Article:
Trevor Cramer

By Trevor Cramer

Senior sports sub-editor


Gerrie Coetzee: ‘He was the benchmark in the heavyweight division’

South Africa's first heavyweight champion, the man with the 'bionic hand', passed away in Cape Town on Thursday.


Gerrie Coetzee – 8 April 1955-12 January 2023

Gerrie Coetzee, who lost his battle with lung cancer in Cape Town on Thursday aged 67, was the darling of South African boxing in the 1980s during a post-Muhammad Ali era.

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He raised South African boxing to a whole new level in an era where the country was beginning to feel the pinch of sporting isolation and his legacy will forever be etched in SA boxing enthusiasts’ minds.

He was the first South African fighter to win the world heavyweight title – the reputable World Boxing Association (WBA) version – when he sensationally knocked out Michael Dokes in the 10th round in Richfield, Ohio, in September 1983, in what was labelled back then as the “Upset of the Year”.

Fondly dubbed “The Boksburg Bomber” by boxing fans, he was involved in two high-profile world title shots in South Africa and the then independent homeland of Bophuthatswana, against John Tate (1979) and Mike Weaver (1980), before later coming back to stop Dokes.

The Coetzee-Tate fight, co-promoted by Bob Arum and the Southern Sun hotel group, in October 79’, for the WBA title vacated by Ali, made local boxing history at the time as 80,000 spectators packed into Loftus Versveld in Pretoria.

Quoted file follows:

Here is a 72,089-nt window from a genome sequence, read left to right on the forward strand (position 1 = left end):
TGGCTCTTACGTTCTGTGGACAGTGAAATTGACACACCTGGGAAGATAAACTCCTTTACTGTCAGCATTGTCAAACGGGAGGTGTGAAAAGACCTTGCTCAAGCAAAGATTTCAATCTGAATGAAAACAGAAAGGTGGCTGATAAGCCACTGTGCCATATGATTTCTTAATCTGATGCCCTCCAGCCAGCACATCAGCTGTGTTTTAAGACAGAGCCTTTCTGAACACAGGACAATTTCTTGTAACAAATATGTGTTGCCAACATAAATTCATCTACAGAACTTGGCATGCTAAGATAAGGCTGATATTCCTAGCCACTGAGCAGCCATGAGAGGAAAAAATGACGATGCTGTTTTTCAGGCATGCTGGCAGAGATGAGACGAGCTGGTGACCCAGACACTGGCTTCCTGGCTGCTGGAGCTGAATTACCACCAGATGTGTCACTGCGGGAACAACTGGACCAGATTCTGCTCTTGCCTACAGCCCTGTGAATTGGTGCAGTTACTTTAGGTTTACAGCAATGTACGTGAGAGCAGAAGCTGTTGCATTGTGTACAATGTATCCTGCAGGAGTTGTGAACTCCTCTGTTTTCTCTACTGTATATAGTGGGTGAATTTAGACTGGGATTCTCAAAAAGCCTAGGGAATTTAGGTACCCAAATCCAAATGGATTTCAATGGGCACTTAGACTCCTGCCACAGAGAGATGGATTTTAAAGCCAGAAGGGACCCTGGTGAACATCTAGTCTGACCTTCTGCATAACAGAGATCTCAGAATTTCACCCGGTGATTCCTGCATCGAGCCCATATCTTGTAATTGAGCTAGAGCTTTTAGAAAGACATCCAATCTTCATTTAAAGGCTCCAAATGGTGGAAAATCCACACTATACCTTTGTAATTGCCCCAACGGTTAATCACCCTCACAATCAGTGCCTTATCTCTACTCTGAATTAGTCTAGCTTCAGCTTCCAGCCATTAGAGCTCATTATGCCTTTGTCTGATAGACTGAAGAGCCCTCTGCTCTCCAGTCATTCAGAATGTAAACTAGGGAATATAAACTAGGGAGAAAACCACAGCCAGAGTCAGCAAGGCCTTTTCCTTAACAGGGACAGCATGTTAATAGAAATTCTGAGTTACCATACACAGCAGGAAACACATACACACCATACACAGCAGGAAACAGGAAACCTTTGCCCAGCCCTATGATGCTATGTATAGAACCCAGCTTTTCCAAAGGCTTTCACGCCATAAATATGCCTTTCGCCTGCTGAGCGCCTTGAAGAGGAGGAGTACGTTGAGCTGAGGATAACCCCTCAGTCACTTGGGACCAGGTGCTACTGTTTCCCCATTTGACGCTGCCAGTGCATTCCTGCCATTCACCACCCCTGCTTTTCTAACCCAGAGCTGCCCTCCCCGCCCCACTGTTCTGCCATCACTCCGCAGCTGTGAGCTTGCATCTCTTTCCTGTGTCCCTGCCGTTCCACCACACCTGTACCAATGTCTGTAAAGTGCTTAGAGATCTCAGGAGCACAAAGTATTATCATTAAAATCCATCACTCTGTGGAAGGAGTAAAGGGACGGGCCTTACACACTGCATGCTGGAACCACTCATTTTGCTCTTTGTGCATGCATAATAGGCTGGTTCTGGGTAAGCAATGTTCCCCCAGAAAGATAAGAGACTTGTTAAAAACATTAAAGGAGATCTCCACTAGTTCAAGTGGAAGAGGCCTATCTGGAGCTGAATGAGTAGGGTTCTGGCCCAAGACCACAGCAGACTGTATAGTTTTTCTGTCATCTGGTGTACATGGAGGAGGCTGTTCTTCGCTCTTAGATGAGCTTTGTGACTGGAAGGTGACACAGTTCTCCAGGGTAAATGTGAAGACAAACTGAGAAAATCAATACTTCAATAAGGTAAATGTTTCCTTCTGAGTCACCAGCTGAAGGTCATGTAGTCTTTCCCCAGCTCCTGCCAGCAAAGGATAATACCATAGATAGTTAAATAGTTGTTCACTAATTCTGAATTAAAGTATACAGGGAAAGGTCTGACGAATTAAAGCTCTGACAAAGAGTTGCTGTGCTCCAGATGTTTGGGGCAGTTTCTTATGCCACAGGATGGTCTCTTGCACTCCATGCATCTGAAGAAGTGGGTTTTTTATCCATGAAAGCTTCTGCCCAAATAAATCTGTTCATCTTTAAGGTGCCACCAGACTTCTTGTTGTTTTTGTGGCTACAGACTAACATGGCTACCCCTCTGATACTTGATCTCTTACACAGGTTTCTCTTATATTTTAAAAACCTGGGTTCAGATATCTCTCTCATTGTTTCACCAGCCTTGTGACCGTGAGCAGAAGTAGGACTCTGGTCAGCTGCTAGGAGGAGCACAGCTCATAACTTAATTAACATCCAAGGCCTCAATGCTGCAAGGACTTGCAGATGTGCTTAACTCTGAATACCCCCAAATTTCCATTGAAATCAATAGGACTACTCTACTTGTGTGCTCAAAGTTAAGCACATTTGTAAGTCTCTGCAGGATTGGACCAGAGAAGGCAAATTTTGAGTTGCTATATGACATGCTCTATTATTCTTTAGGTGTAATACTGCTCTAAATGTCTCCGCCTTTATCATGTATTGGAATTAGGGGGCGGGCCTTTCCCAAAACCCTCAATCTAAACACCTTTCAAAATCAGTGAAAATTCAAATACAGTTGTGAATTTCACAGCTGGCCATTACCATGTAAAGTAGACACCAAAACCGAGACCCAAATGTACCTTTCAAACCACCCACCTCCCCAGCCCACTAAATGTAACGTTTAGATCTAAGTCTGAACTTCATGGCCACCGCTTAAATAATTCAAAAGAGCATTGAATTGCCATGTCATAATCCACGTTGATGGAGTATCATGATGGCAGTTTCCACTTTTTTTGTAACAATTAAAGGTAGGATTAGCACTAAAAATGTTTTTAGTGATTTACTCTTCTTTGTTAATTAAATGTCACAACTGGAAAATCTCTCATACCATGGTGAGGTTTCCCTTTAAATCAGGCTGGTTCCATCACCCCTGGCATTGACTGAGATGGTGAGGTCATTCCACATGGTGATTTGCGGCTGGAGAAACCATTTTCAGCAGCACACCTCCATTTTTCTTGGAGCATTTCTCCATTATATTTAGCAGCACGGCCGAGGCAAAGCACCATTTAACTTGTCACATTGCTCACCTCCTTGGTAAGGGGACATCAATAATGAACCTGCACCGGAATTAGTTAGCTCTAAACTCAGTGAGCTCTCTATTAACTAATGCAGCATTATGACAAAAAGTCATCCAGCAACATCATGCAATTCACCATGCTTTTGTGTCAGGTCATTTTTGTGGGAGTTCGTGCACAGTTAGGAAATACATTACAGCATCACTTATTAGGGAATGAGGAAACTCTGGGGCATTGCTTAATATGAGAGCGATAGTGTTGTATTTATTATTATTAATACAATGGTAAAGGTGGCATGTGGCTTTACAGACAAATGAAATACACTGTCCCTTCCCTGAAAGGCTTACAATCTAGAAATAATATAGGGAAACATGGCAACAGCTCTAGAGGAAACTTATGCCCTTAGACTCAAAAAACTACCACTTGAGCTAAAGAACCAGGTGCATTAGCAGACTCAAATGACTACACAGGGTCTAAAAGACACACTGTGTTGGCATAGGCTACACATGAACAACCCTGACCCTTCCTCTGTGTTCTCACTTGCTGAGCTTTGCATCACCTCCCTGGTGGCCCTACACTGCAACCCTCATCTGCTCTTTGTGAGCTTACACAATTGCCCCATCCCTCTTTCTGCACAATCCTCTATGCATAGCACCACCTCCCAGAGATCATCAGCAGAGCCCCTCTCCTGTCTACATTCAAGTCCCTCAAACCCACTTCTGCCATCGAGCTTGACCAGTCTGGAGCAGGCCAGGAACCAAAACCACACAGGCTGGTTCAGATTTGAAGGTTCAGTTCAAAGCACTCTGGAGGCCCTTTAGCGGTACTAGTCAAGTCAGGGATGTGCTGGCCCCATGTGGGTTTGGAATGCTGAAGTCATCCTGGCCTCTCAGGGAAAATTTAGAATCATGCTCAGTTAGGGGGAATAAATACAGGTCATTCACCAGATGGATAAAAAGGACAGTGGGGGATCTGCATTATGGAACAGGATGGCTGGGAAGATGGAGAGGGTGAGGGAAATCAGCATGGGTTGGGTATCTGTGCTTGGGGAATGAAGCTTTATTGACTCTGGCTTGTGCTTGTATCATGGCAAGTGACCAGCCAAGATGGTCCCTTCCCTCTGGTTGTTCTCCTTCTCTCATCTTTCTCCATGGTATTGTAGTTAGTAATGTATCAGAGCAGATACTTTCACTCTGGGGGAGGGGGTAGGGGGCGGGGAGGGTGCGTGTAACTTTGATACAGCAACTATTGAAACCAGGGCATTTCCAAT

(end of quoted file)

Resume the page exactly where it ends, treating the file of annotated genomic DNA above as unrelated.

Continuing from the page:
Coetzee started strongly but much to the crowd’s disappointment after all the hype surrounding the bout, he was eventually out-pointed by Tate over 15 rounds.

He suffered a similar fate against Weaver in a fistic feast at Sun City, but on that occasion, he was stopped in the 13th round.

In a period where South Africa was frowned upon for its Apartheid policies, it was also the first time black South Africans were allowed into Loftus as spectators in an unsegregated environment.

There was constantly talk of a money-spinning reunion with the legendary linear champion Larry Holmes, but the attempt fell through.

Coetzee made an unsuccessful defence of his WBA title in 1984 when he was stopped by Greg Page at Sun City.

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‘Bionic hand’

He was constantly plagued by a problematic right hand, which he broke in an earlier career confrontation with fellow South African heavyweight Mike Schutte, but his so-called “bionic hand” never stopped him from continuing his storied career, despite several surgeries.

Former South African world heavyweight contender Kallie Knoetze once even nicknamed Coetzee “Seer Handjies” (Sore Little Hands) in an Afrikaans newspaper report.

Gerrie Coetzee Dricus du Plessis
The ‘Boksburg Bomber’ Gerrie Coetzee and UFC fighter Dricus du Plessis during the press conference promoting the film Against all Odds about Coetzee’s life, in Cape Town in January last year. Picture: Ashley Vlotman/Gallo Images

Promoter Rodney Berman was extensively involved behind the scenes in the staging of the Loftus showpiece in 79’.

“Gerrie set the benchmark in the heavyweight division,” said Berman. “He showed a resilience beyond compare and never accepted defeat or threw in the towel. He pulled off the impossible. His perseverance was admirable. He walked the miles and always did the business.”

Coetzee, who made a brief comeback in the 90’s before hanging up his gloves, is survived by his wife Rina, children Lana and Gerald, a sister, and a brother.

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